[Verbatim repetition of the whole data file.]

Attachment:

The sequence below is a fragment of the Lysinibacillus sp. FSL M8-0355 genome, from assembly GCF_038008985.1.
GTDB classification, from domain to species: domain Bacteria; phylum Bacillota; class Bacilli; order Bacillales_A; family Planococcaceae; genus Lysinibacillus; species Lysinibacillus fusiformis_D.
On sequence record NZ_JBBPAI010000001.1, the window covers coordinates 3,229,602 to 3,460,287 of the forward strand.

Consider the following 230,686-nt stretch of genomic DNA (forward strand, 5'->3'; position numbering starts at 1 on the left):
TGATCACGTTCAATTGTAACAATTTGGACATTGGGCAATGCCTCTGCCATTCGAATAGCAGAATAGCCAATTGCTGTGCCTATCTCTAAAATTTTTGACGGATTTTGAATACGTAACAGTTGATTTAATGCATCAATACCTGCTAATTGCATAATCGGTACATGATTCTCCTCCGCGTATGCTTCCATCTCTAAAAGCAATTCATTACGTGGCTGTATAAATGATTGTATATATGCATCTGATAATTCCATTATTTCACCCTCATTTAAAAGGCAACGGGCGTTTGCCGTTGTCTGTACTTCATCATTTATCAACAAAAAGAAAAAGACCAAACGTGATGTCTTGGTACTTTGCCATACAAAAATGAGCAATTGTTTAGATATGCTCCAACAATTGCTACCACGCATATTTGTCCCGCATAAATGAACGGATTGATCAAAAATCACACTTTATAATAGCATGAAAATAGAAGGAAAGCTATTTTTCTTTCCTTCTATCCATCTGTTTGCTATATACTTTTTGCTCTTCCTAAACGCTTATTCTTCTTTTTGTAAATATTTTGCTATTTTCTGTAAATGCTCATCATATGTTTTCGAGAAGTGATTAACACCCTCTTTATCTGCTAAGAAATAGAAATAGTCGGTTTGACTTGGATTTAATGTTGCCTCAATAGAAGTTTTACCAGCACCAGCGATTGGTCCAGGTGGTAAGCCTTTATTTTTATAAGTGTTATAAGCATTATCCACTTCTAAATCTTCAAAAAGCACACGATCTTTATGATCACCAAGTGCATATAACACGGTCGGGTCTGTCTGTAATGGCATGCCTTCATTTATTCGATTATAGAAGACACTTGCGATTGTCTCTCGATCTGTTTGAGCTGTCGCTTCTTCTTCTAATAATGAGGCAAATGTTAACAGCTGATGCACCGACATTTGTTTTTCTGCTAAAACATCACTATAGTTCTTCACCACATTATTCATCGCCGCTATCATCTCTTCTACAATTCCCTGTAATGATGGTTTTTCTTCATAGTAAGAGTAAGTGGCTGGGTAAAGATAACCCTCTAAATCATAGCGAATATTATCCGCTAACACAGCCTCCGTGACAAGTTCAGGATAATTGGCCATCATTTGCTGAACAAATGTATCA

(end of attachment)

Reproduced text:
The sequence below is a fragment of the Lysinibacillus sp. FSL M8-0355 genome, from assembly GCF_038008985.1.
GTDB classification, from domain to species: domain Bacteria; phylum Bacillota; class Bacilli; order Bacillales_A; family Planococcaceae; genus Lysinibacillus; species Lysinibacillus fusiformis_D.
On sequence record NZ_JBBPAI010000001.1, the window covers coordinates 3,229,602 to 3,460,287 of the forward strand.

Consider the following 230,686-nt stretch of genomic DNA (forward strand, 5'->3'; position numbering starts at 1 on the left):
TGATCACGTTCAATTGTAACAATTTGGACATTGGGCAATGCCTCTGCCATTCGAATAGCAGAATAGCCAATTGCTGTGCCTATCTCTAAAATTTTTGACGGATTTTGAATACGTAACAGTTGATTTAATGCATCAATACCTGCTAATTGCATAATCGGTACATGATTCTCCTCCGCGTATGCTTCCATCTCTAAAAGCAATTCATTACGTGGCTGTATAAATGATTGTATATATGCATCTGATAATTCCATTATTTCACCCTCATTTAAAAGGCAACGGGCGTTTGCCGTTGTCTGTACTTCATCATTTATCAACAAAAAGAAAAAGACCAAACGTGATGTCTTGGTACTTTGCCATACAAAAATGAGCAATTGTTTAGATATGCTCCAACAATTGCTACCACGCATATTTGTCCCGCATAAATGAACGGATTGATCAAAAATCACACTTTATAATAGCATGAAAATAGAAGGAAAGCTATTTTTCTTTCCTTCTATCCATCTGTTTGCTATATACTTTTTGCTCTTCCTAAACGCTTATTCTTCTTTTTGTAAATATTTTGCTATTTTCTGTAAATGCTCATCATATGTTTTCGAGAAGTGATTAACACCCTCTTTATCTGCTAAGAAATAGAAATAGTCGGTTTGACTTGGATTTAATGTTGCCTCAATAGAAGTTTTACCAGCACCAGCGATTGGTCCAGGTGGTAAGCCTTTATTTTTATAAGTGTTATAAGCATTATCCACTTCTAAATCTTCAAAAAGCACACGATCTTTATGATCACCAAGTGCATATAACACGGTCGGGTCTGTCTGTAATGGCATGCCTTCATTTATTCGATTATAGAAGACACTTGCGATTGTCTCTCGATCTGTTTGAGCTGTCGCTTCTTCTTCTAATAATGAGGCAAATGTTAACAGCTGATGCACCGACATTTGTTTTTCTGCTAAAACATCACTATAGTTCTTCACCACATTATTCATCGCCGCTATCATCTCTTCTACAATTCCCTGTAATGATGGTTTTTCTTCATAGTAAGAGTAAGTGGCTGGGTAAAGATAACCCTCTAAATCATAGCGAATATTATCCGCTAACACAGCCTCCGTGACAAGTTCAGGATAATTGGCCATCATTTGCTGAACAAATGTATCA